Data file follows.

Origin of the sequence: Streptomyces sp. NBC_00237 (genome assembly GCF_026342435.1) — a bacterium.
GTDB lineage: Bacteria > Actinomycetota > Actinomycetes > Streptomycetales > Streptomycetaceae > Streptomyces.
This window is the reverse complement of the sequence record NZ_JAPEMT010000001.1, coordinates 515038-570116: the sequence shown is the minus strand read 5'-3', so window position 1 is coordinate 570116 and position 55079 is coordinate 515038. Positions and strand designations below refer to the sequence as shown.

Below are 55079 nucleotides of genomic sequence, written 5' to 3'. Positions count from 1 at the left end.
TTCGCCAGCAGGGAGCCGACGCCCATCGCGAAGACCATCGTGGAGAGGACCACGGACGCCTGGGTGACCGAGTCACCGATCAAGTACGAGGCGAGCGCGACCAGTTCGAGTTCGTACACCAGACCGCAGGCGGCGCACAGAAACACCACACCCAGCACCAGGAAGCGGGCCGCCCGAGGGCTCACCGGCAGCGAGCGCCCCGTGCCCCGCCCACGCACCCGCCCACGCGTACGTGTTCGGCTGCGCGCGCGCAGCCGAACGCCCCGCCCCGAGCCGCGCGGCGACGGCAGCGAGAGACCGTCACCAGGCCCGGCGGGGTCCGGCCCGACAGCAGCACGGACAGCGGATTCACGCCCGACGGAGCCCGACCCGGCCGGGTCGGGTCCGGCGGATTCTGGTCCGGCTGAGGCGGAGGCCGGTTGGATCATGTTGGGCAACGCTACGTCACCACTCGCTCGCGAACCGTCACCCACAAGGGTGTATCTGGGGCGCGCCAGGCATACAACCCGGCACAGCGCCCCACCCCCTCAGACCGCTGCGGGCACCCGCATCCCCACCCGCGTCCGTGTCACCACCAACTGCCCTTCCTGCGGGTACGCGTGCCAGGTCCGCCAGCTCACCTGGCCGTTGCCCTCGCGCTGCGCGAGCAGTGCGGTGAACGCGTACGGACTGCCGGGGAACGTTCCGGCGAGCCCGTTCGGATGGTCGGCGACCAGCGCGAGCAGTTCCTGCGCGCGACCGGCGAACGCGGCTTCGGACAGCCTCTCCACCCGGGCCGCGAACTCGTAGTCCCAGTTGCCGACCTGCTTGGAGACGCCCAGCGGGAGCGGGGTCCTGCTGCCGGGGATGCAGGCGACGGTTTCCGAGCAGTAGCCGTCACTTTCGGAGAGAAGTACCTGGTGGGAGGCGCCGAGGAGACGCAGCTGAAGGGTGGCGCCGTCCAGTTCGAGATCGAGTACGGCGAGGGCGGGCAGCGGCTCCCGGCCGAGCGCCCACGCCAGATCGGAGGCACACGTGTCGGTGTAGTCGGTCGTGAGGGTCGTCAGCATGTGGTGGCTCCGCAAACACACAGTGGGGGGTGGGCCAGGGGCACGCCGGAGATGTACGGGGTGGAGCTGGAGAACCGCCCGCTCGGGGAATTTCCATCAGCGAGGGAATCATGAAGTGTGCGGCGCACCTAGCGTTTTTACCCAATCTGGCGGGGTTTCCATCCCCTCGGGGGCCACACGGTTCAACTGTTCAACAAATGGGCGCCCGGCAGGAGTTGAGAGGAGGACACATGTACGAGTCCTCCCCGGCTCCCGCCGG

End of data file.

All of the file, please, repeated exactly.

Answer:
Origin of the sequence: Streptomyces sp. NBC_00237 (genome assembly GCF_026342435.1) — a bacterium.
GTDB lineage: Bacteria > Actinomycetota > Actinomycetes > Streptomycetales > Streptomycetaceae > Streptomyces.
This window is the reverse complement of the sequence record NZ_JAPEMT010000001.1, coordinates 515038-570116: the sequence shown is the minus strand read 5'-3', so window position 1 is coordinate 570116 and position 55079 is coordinate 515038. Positions and strand designations below refer to the sequence as shown.

Below are 55079 nucleotides of genomic sequence, written 5' to 3'. Positions count from 1 at the left end.
TTCGCCAGCAGGGAGCCGACGCCCATCGCGAAGACCATCGTGGAGAGGACCACGGACGCCTGGGTGACCGAGTCACCGATCAAGTACGAGGCGAGCGCGACCAGTTCGAGTTCGTACACCAGACCGCAGGCGGCGCACAGAAACACCACACCCAGCACCAGGAAGCGGGCCGCCCGAGGGCTCACCGGCAGCGAGCGCCCCGTGCCCCGCCCACGCACCCGCCCACGCGTACGTGTTCGGCTGCGCGCGCGCAGCCGAACGCCCCGCCCCGAGCCGCGCGGCGACGGCAGCGAGAGACCGTCACCAGGCCCGGCGGGGTCCGGCCCGACAGCAGCACGGACAGCGGATTCACGCCCGACGGAGCCCGACCCGGCCGGGTCGGGTCCGGCGGATTCTGGTCCGGCTGAGGCGGAGGCCGGTTGGATCATGTTGGGCAACGCTACGTCACCACTCGCTCGCGAACCGTCACCCACAAGGGTGTATCTGGGGCGCGCCAGGCATACAACCCGGCACAGCGCCCCACCCCCTCAGACCGCTGCGGGCACCCGCATCCCCACCCGCGTCCGTGTCACCACCAACTGCCCTTCCTGCGGGTACGCGTGCCAGGTCCGCCAGCTCACCTGGCCGTTGCCCTCGCGCTGCGCGAGCAGTGCGGTGAACGCGTACGGACTGCCGGGGAACGTTCCGGCGAGCCCGTTCGGATGGTCGGCGACCAGCGCGAGCAGTTCCTGCGCGCGACCGGCGAACGCGGCTTCGGACAGCCTCTCCACCCGGGCCGCGAACTCGTAGTCCCAGTTGCCGACCTGCTTGGAGACGCCCAGCGGGAGCGGGGTCCTGCTGCCGGGGATGCAGGCGACGGTTTCCGAGCAGTAGCCGTCACTTTCGGAGAGAAGTACCTGGTGGGAGGCGCCGAGGAGACGCAGCTGAAGGGTGGCGCCGTCCAGTTCGAGATCGAGTACGGCGAGGGCGGGCAGCGGCTCCCGGCCGAGCGCCCACGCCAGATCGGAGGCACACGTGTCGGTGTAGTCGGTCGTGAGGGTCGTCAGCATGTGGTGGCTCCGCAAACACACAGTGGGGGGTGGGCCAGGGGCACGCCGGAGATGTACGGGGTGGAGCTGGAGAACCGCCCGCTCGGGGAATTTCCATCAGCGAGGGAATCATGAAGTGTGCGGCGCACCTAGCGTTTTTACCCAATCTGGCGGGGTTTCCATCCCCTCGGGGGCCACACGGTTCAACTGTTCAACAAATGGGCGCCCGGCAGGAGTTGAGAGGAGGACACATGTACGAGTCCTCCCCGGCTCCCGCCGG